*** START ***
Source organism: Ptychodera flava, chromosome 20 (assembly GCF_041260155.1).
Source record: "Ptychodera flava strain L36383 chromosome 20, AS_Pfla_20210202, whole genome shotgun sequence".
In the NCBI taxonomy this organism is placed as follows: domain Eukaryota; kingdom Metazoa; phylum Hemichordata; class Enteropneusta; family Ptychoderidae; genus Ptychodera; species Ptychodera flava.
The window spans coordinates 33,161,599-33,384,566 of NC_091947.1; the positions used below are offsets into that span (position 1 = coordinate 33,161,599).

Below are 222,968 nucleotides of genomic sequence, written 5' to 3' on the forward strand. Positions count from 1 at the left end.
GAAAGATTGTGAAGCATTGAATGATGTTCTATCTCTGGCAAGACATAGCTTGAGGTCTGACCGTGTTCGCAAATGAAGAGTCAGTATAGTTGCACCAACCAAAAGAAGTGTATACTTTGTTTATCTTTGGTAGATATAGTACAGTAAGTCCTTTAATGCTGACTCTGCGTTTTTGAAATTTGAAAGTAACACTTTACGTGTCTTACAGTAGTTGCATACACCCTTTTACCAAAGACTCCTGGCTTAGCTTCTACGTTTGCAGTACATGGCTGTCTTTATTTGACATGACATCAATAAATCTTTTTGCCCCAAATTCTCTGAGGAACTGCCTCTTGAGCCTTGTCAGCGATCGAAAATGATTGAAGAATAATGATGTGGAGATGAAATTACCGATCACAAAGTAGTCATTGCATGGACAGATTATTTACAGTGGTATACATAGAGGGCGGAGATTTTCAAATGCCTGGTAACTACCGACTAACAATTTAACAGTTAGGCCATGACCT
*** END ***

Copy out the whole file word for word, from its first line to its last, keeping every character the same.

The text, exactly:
Source organism: Ptychodera flava, chromosome 20 (assembly GCF_041260155.1).
Source record: "Ptychodera flava strain L36383 chromosome 20, AS_Pfla_20210202, whole genome shotgun sequence".
In the NCBI taxonomy this organism is placed as follows: domain Eukaryota; kingdom Metazoa; phylum Hemichordata; class Enteropneusta; family Ptychoderidae; genus Ptychodera; species Ptychodera flava.
The window spans coordinates 33,161,599-33,384,566 of NC_091947.1; the positions used below are offsets into that span (position 1 = coordinate 33,161,599).

Below are 222,968 nucleotides of genomic sequence, written 5' to 3' on the forward strand. Positions count from 1 at the left end.
GAAAGATTGTGAAGCATTGAATGATGTTCTATCTCTGGCAAGACATAGCTTGAGGTCTGACCGTGTTCGCAAATGAAGAGTCAGTATAGTTGCACCAACCAAAAGAAGTGTATACTTTGTTTATCTTTGGTAGATATAGTACAGTAAGTCCTTTAATGCTGACTCTGCGTTTTTGAAATTTGAAAGTAACACTTTACGTGTCTTACAGTAGTTGCATACACCCTTTTACCAAAGACTCCTGGCTTAGCTTCTACGTTTGCAGTACATGGCTGTCTTTATTTGACATGACATCAATAAATCTTTTTGCCCCAAATTCTCTGAGGAACTGCCTCTTGAGCCTTGTCAGCGATCGAAAATGATTGAAGAATAATGATGTGGAGATGAAATTACCGATCACAAAGTAGTCATTGCATGGACAGATTATTTACAGTGGTATACATAGAGGGCGGAGATTTTCAAATGCCTGGTAACTACCGACTAACAATTTAACAGTTAGGCCATGACCT